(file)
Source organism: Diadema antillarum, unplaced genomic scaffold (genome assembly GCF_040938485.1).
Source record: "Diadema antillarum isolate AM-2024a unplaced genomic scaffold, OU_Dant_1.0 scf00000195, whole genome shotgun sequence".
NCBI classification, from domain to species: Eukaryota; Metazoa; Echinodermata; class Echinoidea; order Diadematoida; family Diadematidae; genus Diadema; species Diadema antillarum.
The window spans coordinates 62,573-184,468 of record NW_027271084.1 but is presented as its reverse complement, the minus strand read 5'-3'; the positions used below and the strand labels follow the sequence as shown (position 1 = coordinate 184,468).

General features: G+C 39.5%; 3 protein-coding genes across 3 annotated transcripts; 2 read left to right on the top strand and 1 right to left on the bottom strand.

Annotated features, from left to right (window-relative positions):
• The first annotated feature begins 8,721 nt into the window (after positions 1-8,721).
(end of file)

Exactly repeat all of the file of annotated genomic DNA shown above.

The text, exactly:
Source organism: Diadema antillarum, unplaced genomic scaffold (genome assembly GCF_040938485.1).
Source record: "Diadema antillarum isolate AM-2024a unplaced genomic scaffold, OU_Dant_1.0 scf00000195, whole genome shotgun sequence".
NCBI classification, from domain to species: Eukaryota; Metazoa; Echinodermata; class Echinoidea; order Diadematoida; family Diadematidae; genus Diadema; species Diadema antillarum.
The window spans coordinates 62,573-184,468 of record NW_027271084.1 but is presented as its reverse complement, the minus strand read 5'-3'; the positions used below and the strand labels follow the sequence as shown (position 1 = coordinate 184,468).

General features: G+C 39.5%; 3 protein-coding genes across 3 annotated transcripts; 2 read left to right on the top strand and 1 right to left on the bottom strand.

Annotated features, from left to right (window-relative positions):
• The first annotated feature begins 8,721 nt into the window (after positions 1-8,721).